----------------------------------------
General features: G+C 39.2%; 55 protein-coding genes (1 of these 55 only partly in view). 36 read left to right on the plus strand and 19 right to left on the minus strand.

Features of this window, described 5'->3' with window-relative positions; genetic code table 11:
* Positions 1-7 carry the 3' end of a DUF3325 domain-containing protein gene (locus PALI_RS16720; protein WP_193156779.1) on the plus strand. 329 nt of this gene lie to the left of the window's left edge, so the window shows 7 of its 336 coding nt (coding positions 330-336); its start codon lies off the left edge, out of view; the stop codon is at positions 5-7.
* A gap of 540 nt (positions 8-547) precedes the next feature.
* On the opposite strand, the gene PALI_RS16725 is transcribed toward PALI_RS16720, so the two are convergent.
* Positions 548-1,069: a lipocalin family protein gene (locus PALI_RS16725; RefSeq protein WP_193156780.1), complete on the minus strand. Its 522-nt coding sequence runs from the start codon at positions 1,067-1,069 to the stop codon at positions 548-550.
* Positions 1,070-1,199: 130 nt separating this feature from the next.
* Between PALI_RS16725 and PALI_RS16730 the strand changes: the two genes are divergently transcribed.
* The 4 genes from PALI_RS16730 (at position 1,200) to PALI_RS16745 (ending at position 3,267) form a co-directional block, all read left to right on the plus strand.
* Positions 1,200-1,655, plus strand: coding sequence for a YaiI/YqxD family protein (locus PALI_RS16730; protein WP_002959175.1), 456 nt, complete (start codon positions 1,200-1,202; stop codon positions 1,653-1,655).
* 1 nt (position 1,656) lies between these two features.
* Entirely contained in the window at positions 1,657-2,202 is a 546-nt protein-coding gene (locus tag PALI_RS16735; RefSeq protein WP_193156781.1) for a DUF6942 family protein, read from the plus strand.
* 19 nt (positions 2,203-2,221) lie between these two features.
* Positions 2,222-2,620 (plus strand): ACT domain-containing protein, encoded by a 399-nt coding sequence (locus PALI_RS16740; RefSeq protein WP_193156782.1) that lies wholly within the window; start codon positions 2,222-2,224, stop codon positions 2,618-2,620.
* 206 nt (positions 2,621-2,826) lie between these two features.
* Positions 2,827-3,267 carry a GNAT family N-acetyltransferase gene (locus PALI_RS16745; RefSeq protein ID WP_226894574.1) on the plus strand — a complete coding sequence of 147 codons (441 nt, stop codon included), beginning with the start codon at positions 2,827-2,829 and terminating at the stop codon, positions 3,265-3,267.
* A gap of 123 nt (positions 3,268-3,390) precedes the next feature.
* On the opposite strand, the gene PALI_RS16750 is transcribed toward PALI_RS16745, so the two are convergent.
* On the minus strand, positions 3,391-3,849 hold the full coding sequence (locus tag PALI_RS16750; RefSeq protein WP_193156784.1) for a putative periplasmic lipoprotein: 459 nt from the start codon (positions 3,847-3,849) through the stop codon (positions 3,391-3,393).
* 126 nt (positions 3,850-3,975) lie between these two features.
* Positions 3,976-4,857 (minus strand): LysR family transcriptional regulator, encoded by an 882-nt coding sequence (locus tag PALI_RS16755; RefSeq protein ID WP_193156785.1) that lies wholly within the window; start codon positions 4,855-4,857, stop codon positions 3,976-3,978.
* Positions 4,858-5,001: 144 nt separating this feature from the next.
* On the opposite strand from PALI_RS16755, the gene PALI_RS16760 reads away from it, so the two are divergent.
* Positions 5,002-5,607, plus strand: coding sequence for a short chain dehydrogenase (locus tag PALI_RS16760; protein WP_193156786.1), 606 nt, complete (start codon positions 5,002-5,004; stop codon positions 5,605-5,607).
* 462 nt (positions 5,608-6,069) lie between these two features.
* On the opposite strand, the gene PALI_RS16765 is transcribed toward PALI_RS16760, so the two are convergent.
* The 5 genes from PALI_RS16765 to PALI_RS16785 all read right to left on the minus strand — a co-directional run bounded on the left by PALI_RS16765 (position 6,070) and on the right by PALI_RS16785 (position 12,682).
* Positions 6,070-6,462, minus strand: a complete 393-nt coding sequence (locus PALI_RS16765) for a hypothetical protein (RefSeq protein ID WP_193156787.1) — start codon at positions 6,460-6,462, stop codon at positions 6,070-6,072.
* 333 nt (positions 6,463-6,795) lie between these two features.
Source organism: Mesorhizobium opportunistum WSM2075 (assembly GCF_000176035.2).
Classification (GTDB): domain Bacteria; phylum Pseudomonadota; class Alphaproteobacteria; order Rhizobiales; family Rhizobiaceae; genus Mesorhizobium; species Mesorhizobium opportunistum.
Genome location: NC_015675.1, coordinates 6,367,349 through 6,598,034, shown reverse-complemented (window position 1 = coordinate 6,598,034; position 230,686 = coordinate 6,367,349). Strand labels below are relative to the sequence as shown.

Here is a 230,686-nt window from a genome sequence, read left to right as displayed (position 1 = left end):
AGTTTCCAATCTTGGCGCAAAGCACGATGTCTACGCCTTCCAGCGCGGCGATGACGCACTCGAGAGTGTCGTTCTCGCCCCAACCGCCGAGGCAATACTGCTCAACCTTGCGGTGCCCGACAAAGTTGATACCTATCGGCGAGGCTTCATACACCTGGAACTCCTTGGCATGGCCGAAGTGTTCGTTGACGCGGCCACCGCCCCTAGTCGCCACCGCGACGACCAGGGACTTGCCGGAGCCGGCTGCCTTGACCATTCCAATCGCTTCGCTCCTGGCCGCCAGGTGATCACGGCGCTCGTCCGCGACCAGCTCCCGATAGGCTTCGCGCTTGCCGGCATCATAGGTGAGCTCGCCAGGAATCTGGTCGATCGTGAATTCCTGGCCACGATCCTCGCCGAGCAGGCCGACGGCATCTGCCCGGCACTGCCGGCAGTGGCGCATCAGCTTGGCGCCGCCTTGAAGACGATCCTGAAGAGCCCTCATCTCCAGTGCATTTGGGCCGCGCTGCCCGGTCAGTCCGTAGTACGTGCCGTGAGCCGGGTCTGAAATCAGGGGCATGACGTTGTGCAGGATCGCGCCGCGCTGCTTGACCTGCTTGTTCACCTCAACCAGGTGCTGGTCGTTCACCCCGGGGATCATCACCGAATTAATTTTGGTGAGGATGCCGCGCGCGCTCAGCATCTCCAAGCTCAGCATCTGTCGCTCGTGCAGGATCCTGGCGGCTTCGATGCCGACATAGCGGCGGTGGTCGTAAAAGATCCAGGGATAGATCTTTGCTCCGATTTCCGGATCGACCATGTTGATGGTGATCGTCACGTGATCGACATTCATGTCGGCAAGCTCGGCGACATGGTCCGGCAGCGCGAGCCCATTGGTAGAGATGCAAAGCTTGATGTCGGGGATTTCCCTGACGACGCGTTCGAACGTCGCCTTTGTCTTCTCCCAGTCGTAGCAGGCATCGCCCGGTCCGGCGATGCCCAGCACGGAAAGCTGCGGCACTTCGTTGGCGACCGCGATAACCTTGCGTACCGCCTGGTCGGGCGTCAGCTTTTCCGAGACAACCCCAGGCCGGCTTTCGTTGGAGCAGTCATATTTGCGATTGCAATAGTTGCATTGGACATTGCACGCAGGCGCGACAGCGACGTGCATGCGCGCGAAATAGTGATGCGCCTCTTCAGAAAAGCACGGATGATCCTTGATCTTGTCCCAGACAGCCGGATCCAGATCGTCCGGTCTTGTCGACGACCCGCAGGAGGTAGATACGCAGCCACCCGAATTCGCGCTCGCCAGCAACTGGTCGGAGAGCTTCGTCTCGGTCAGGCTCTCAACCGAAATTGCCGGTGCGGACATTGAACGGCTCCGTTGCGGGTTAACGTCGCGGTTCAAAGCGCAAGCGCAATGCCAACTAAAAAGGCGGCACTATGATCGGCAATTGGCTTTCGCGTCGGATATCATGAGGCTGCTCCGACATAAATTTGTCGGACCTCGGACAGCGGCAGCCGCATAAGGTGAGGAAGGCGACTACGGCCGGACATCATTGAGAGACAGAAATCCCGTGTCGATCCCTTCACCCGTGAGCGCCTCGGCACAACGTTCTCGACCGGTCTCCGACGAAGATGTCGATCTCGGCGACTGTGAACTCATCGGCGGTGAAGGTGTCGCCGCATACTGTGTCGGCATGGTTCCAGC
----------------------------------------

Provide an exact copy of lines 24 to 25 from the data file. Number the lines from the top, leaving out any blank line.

* Positions 5,002-5,607, plus strand: coding sequence for a short chain dehydrogenase (locus tag PALI_RS16760; protein WP_193156786.1), 606 nt, complete (start codon positions 5,002-5,004; stop codon positions 5,605-5,607).
* 462 nt (positions 5,608-6,069) lie between these two features.